4th Quarter Playbook

By Wayne Hoover, CFI

While a football game can take only 60 minutes of actual playing time, the preparation for such a game takes 12 months of hard work. There are a lot of similarities between a game and life. Just like in the game, we are committed to winning. Not just you, but your organization’s goal is focused on winning as well.

One of the things I always tell my children is that they should not be planning to “top out” in high school or college (think “glory days”), but rather keep that trend moving upward throughout their career. The same principles apply when broken down year by year. The focus should always be on finishing strong, not letting your guard down.

Three areas come to mind to achieve this goal: external feedback, internal feedback and immediate feedback. Externally, consider those outside your department and how they perceive you and your department. Internally, looking at yourself as well as your peers within the industry. Finally, immediate feedback should come from within your department, especially your coach (boss).

Enough of the sports analogies, let’s move on to your fourth quarter goal of finishing strong. The first question that needs to be asked is, “Am I good teammate?” Not just in the investigative realm, but also in the operational realm (externally). While you have personal goals you want to accomplish, the team (organization) goal is to win the year by achieving financial expectations. When was the last time you did a self-analysis or asked someone out of your department, “What can I/we do as a department to help with what you are doing?” By sitting down with other departments you are able to help strive towards the team goal, while also learning new areas of the business, thus helping your career long term. These are not easy questions. They sound easy, however no one likes to hear that they have short comings to the team as a whole. When you consider the game, you are looking to improve and obtain “more playing time” within the organization.

Depending on the environment you are working in, another consideration might be looking at what you can do to improve yourself for next year. Every offseason players look at weaknesses and strive to overcome them. So should we! Once you have asked yourself what part of the business you don’t fully understand, or what part you can achieve better success in, it is time to create a game plan. Continuing education is always needed (so much for never opening up another book after school has been out and I know that was the plan I had). Look at broadening your knowledge through certifications like the Certified Forensic Interviewer (CFI) if you want to have the credentials of an elite interviewer, or the Loss Prevention Certification (LPC), or the Certified Fraud Examiner (CFE) if you want to focus on fraud investigations. At a minimum, get involved, whether it be through the International Association of Interviewers (IAI) or the Organized Retail Crime (ORC) meetings around the country. In these learning environments you have access to more experienced individuals who have done the same things you are trying to do. Why not pick their brain to learn how they were able to make the next step forward in their career? What better way to show the coach (your boss) that you are dedicated to helping the team this year and beyond?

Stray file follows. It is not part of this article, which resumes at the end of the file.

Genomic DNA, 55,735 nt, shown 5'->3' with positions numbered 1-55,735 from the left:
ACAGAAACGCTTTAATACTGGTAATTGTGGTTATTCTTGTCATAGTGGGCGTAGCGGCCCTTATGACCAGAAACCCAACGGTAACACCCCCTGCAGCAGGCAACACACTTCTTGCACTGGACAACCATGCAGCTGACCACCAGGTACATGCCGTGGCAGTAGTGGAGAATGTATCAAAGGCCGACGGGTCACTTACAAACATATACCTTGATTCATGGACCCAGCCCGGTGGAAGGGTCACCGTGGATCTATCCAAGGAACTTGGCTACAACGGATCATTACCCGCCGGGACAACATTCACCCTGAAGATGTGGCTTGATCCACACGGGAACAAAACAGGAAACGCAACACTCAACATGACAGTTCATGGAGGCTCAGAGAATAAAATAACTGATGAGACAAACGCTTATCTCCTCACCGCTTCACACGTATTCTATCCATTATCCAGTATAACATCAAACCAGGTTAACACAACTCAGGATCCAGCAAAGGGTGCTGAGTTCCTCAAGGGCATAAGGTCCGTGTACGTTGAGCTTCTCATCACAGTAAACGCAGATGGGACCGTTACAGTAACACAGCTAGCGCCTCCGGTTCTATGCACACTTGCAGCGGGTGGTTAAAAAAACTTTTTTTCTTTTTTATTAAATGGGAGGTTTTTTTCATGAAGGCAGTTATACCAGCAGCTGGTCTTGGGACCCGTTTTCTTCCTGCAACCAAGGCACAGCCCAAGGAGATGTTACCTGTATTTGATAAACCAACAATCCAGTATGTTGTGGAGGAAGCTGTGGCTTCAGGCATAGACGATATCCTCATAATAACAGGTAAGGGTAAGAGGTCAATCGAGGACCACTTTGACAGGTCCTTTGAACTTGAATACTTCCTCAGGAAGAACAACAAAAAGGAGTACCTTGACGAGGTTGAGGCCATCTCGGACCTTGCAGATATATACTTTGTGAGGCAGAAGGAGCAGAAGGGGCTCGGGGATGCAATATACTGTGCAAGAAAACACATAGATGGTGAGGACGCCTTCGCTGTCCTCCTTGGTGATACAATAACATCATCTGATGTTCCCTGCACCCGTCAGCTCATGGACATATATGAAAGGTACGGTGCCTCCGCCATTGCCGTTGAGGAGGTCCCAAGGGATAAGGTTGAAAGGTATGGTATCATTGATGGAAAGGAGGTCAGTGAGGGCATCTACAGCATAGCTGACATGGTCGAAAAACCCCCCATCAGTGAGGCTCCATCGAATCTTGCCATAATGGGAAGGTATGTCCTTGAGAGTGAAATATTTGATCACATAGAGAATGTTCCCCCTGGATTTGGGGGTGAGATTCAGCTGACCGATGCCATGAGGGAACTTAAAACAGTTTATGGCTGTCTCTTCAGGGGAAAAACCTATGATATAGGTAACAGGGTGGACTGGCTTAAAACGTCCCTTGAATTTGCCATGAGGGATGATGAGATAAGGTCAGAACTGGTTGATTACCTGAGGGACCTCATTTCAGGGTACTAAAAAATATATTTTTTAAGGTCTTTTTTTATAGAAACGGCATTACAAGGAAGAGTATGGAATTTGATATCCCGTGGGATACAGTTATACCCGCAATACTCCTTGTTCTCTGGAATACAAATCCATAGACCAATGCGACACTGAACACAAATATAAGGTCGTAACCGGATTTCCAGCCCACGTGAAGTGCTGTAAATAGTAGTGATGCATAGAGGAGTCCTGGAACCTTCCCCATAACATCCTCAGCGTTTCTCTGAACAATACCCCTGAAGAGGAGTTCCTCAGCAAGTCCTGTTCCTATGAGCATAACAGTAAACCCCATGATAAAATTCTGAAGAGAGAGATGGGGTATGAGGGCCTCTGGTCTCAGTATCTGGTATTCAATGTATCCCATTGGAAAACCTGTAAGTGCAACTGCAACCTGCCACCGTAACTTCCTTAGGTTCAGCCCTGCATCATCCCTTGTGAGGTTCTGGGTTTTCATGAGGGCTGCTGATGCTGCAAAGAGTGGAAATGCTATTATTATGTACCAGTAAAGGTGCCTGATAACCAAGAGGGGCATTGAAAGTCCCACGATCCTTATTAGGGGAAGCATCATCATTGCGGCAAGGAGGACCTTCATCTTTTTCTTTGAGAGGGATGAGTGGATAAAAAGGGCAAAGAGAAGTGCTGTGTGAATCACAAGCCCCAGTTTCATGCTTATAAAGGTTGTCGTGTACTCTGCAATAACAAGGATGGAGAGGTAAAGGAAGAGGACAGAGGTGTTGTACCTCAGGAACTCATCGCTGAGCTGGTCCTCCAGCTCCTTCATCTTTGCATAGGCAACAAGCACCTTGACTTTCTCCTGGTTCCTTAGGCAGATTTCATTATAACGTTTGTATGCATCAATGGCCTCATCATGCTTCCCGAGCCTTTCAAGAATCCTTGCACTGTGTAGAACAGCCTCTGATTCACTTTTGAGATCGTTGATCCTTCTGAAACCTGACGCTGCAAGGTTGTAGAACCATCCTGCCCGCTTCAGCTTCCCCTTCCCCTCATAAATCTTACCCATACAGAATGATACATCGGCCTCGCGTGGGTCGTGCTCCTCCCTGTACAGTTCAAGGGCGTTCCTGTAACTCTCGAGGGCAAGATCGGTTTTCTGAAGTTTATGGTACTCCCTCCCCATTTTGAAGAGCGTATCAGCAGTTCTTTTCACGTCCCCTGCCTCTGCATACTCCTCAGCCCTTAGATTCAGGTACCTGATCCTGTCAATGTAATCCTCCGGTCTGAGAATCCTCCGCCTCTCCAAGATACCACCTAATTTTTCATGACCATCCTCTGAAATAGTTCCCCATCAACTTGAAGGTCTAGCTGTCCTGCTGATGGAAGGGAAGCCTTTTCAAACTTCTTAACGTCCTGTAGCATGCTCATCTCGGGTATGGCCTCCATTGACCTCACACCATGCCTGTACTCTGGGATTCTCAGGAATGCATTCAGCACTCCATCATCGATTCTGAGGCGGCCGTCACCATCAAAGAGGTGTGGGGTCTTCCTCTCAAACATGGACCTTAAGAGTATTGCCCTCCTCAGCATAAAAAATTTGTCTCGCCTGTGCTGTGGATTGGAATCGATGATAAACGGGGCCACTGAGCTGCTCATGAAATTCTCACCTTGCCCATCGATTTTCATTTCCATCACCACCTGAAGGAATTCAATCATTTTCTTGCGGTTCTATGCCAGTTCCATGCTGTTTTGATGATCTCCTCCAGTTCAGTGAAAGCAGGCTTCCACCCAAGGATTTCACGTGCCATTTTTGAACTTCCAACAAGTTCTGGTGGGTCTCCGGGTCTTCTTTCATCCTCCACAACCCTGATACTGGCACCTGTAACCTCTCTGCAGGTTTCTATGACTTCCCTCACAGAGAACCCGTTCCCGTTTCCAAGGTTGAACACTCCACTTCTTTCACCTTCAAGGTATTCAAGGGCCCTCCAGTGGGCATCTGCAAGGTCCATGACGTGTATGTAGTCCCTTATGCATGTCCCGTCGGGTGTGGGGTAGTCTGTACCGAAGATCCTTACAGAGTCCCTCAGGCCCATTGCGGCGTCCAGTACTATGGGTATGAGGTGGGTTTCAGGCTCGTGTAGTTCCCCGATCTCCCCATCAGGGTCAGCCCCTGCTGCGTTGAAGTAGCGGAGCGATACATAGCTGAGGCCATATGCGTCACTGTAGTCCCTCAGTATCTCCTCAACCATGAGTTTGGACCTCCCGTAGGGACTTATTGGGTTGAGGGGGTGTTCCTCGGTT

Did I say I was getting away from sports analogies? So much for that goal!

I would hope that immediate feedback is taken care of on a daily basis, however, I am a realist and can guess it does not always happen. Being a coach for over 25 years in baseball, softball and basketball, and listening to many of my children’s coaches, there seems to be one common element that I hear or say year after year. If you have a problem with playing time, YOU need to talk to the coach and ask, “What areas can I improve on?” While some coaches are already working on those areas with you, others need to be poked to get them to truly coach you. They have to see the desire.

As you move into this fourth quarter of the year, take the sports metaphors seriously and get down to becoming a better teammate. Look at your external opportunities, your honest self-appraisal internally and push yourself and your coaches for that immediate feedback. If you do those items this year, and make them a habit, you have a winning formula for winning this quarter, but also every game you play year after year.